Dan and Eloise go hand-in-hand to seek out a more conclusive resting place for their new ‘buddy’ Elmek. A couple of priests (and their unwitting assistants) die along the way as the pair travel across the channel to the UK in search of Elmek’s 12 demon friends. There’s a bit of a surprise in the conclusion, but what Masterton really missed was exploring his ingeniously created WWII back-story. We hear from an English reverend who was involved in the ANP efforts:

They’re devils of war — devils of violence. Thirteen devils in Army tanks were as vicious and terrible as three divisions of ordinary troops. They swept through the hills … in a matter of days. The Germans couldn’t stop them. I heard dreadful stories from some of the prisoners of war. Some of the Hun were dying of leprosy and beriberi. Tropic diseases, in northern France! Some were blazing like torches. And others were drowning in their own blood, without any apparent signs of external injury. It was a terrible business …

I bought The Devils of D-Day as an ebook for $1.99 and it was a fun Halloween diversion at that price.

Published in 1979. Is the rusting old tank only a relic of the war-torn past—or is it the residence of a satanic demon about to inflict its horror on an unsuspecting world? Thirty-five years have passed since the Allied invasion of Normandy on D-Day turned the tide of World War II against Adolf Hitler and the Nazi Reich, and it’s been more than three decades since the residents of the tiny French village of Le Vey witnessed the horrific slaughter of hundreds of German soldiers by thirteen black tanks. One of the tanks remains on the outskirts of town—its hatch mysteriously sealed, trapping its controller inside—only to be discovered by American surveyor and cartographer Dan McCook. Driven by curiosity and an inexplicable compulsion, McCook is about to do the unthinkable and release what lives within the tank upon an unsuspecting world. And once the monstrous occupant reunites with others of its demonic kind, a new world war will begin, one that threatens to wash the earth in blood and drag every man, woman, and child through the fiery gates of hell. A chilling and ingeniously original tale of demonic possession and apocalyptic possibilities, The Devils of D-Day is classic horror at its best, from the award-winning author of The Manitou.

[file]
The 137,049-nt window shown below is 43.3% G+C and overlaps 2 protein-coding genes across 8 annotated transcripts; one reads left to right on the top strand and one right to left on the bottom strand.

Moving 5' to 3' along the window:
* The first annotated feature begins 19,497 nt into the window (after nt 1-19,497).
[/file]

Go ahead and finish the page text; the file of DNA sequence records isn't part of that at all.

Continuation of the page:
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JASON GOLOMB, on our staff from September 2015 to November 2018, graduated with a degree in Communications from Boston University in 1992, and an M.B.A. from Marymount University in 2005. His passion for ice hockey led to jobs in minor league hockey in Baltimore and Fort Worth, before he returned to his home in the D.C. metro area where he worked for America Online. His next step was National Geographic, which led to an obsession with all things Inca, Aztec and Ancient Rome. But his first loves remain SciFi and Horror, balanced with a healthy dose of Historical Fiction.

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4 comments

  1. Well, that’s disappointing! It sounds like while it had its moments, it could have been a lot more fun.

  2. Aussie pub brawler /

    the only ‘devils’ in WII were the so-called “Allies” and the super-devils that controlled them…the dirty, filthy jews!
    to HELL with them and to HELL with their memory!
    i piss and shit on their worthless graves!

  3. Dave Armitage /

    I read this when I was a late teenager now 53, Loved It then and have fond if sketchy memories of it today, totally engrossed by the Idea of It and thought it would have made a good film back then of course.

    • Hi Dave. Me too. Possibly my favourite GM novel. This, and still is, the only novel that made me too scared to turn the light off!